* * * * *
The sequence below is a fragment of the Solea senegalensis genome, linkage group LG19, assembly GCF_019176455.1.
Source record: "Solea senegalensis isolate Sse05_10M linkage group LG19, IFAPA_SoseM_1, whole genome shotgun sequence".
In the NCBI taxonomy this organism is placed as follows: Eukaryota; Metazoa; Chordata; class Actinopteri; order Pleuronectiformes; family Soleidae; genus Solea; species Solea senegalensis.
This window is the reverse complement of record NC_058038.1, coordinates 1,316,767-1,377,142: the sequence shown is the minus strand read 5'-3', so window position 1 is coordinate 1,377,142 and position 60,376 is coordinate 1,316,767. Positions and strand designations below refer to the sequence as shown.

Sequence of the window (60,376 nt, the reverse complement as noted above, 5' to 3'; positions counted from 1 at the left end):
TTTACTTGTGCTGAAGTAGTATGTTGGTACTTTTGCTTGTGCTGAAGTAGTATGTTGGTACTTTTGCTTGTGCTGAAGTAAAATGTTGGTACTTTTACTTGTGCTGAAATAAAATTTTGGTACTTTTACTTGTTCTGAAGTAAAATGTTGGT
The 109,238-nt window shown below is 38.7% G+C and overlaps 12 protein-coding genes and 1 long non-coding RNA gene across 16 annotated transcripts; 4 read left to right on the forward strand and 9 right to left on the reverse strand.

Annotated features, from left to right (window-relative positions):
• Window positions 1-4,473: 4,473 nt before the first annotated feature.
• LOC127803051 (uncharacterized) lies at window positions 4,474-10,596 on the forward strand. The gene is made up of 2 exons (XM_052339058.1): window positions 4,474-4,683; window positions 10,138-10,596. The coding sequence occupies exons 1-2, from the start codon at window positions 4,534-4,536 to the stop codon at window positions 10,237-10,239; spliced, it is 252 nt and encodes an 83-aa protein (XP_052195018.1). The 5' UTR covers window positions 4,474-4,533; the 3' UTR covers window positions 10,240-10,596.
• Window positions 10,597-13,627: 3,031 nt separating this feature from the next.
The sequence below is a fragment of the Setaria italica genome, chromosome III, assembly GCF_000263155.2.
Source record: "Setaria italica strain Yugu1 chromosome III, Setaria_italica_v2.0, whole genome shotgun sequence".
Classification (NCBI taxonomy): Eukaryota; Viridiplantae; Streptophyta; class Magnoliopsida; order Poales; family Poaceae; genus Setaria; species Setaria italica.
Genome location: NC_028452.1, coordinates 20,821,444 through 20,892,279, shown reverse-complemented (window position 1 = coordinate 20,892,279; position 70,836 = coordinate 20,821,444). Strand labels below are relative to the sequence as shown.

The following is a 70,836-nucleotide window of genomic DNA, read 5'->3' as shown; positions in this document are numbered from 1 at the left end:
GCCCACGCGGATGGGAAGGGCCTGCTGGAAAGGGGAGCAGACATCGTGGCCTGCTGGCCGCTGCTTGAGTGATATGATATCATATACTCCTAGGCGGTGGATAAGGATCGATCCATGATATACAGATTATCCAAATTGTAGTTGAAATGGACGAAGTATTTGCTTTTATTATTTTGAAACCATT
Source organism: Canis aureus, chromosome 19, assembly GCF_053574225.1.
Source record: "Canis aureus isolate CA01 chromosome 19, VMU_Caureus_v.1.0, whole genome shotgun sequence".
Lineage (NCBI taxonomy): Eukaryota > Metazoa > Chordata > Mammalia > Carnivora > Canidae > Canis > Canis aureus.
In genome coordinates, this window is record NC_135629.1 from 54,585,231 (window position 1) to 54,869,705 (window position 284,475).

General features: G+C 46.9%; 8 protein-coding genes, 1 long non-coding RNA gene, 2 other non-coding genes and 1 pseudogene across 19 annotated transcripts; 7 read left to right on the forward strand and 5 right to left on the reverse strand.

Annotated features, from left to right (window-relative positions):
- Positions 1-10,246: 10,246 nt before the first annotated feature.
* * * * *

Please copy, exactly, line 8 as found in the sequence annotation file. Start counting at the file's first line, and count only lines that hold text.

Annotated features, from left to right (window-relative positions):